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Rescue Airway Techniques

JanyaUC at aol.com JanyaUC at aol.com
Fri Apr 7 05:44:46 BST 2006

that didn't drain my shield too much at all... ;-)
your last paragraph surprised me. i in no way think you should just tube  
but if you are clearly not breathing/barely breathing or about to stop  
breathing in the field..whether due to inj from trauma or just medical  
problems....why not tube or use another type of airway securing device. do you  propose 
these pts get bvm'd the whole way to me?
regardless of the pts injuries...is your first priority not to secure an  
"What you believe to be such
common sense is, in fact likely KILLING  many of your
>>>>if the pt isn't breathing then they are dead....you can  only help from 
i was going to respond specifically to several of your comments but i just  
keep coming back to the same thing......there's a reason why you need ABC's  
without them nothing else matters.  
in my years in the icu and e.r. i have only ONCE known for sure that a pt  
died as a result of an esophogeal intubation. and that pt was intubated by a Dr. 
 in the er before being shipped to us. that same Dr read the post intubation 
xray  and got it wrong. how do i know this..a copy was sent with the pt. many 
errors  occurred leading this pt to code enroute to  *my* trauma room.   this 
20yr old's death is one of those that will never leave me...so please don't  
think that i take any of what i discuss lightly or flippantly. 
all that being said i'm a firm believer in the saying ...keep it  simple 
does the pt have a good airway??? if not get one!!
is the pt breathing??? if no the do it for them and please don't tell me  
that bvm is sufficient
i'm up to 4cents now....

In a message dated 4/6/2006 11:37:06 P.M. Eastern Daylight Time,  
aneurysm_42 at yahoo.com writes:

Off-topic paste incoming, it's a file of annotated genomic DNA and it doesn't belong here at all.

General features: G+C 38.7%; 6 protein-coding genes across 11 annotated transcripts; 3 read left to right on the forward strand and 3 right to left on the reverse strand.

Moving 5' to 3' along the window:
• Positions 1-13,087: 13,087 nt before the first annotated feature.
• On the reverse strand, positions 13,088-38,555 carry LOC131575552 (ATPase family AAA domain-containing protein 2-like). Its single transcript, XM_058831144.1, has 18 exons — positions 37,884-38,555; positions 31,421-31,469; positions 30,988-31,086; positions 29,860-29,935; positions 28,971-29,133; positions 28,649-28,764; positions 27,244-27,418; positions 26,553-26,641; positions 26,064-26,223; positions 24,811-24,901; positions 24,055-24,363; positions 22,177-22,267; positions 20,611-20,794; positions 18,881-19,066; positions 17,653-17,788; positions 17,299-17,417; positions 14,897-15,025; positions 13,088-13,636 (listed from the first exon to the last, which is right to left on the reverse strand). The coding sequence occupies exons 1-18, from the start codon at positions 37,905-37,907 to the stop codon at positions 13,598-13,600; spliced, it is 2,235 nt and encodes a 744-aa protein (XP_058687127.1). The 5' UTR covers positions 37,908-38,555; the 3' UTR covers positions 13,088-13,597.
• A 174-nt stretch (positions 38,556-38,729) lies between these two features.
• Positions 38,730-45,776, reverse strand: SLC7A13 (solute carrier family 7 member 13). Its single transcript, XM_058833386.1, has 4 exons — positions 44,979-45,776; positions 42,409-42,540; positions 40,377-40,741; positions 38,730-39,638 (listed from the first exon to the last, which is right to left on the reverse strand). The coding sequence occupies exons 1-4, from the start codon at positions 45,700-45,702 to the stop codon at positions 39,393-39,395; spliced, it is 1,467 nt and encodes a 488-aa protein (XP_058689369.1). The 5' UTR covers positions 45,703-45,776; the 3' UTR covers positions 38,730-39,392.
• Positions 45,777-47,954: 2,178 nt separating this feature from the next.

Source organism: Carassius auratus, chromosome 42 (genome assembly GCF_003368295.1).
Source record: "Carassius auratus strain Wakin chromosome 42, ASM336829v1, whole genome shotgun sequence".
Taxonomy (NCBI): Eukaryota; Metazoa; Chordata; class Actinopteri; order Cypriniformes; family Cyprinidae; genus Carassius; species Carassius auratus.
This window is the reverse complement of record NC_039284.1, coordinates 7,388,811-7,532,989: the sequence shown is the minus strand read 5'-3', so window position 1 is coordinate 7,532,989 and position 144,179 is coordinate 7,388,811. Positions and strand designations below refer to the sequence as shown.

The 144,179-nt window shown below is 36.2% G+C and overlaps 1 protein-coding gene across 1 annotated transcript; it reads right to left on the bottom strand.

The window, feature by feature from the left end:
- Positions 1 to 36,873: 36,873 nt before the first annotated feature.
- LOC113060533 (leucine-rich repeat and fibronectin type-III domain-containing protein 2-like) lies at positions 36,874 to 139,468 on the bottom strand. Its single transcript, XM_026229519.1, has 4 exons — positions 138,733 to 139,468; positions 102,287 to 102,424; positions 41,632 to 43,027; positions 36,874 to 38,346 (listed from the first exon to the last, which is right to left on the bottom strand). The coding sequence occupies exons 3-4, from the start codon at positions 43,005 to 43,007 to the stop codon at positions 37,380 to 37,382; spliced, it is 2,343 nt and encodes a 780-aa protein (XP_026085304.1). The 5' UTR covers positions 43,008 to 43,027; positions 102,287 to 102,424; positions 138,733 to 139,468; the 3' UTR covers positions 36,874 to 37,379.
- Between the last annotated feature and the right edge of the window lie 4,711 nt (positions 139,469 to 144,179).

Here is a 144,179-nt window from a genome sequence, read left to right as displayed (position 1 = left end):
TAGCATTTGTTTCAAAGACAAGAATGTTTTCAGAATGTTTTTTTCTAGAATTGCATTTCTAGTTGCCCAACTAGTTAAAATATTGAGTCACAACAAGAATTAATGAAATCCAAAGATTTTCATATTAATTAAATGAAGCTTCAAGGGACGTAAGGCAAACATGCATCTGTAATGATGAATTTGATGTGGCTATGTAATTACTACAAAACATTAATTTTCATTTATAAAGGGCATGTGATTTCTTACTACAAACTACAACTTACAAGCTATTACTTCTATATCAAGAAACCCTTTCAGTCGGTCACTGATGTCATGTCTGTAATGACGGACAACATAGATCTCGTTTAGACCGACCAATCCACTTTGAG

That's  the problem.

There is too much reliance on opinion and  "experience"
and not enough on science.  Your own statements  "...I
just don't see what all the hoopla is about..." makes
that  ABUNDANTLY clear.  Please I encourage you to read
some of these  studies.  What you believe to be such
common sense is, in fact likely  KILLING many of your

The unfortunate part of prehospital  practice is that
you don't have the opportunity to see the benefit  or
consequence of interventions made in the field;
especially in  patients who may have a prolonged acute
inpatient stay (like head  injury).  There is a
perspective you gain when you make a decision  to
intervene and you are able to gauge over a period of
time (not just  immediately) whether the patient does
WELL as a result or SUFFERS  unnecessarily from it.  

This research gives that perspective  without the EMT
or paramedic having to follow a patient over the span
of  months.  It shatters the mythical bravado many
attach to the  technically simple act of inserting an
ET tube; that in reality it's not as  simple as we all
assumed it to be.  Why is that?     

I don't think anybody on this list should carte
blanche stop  intubating patients simply based on a few
studies without any sort of  consensus; I am NOT
suggesting that.  

But in those patients  who "don't really need a tube"
or who are very marginal you might want to  take a
couple of moments to consider that what many would
consider a  necessary and appropriate intervention
could be potentially MORE lethal  than the original
indication for performing it.

Ben Reynolds,  PA-C
Pittsburgh, PA

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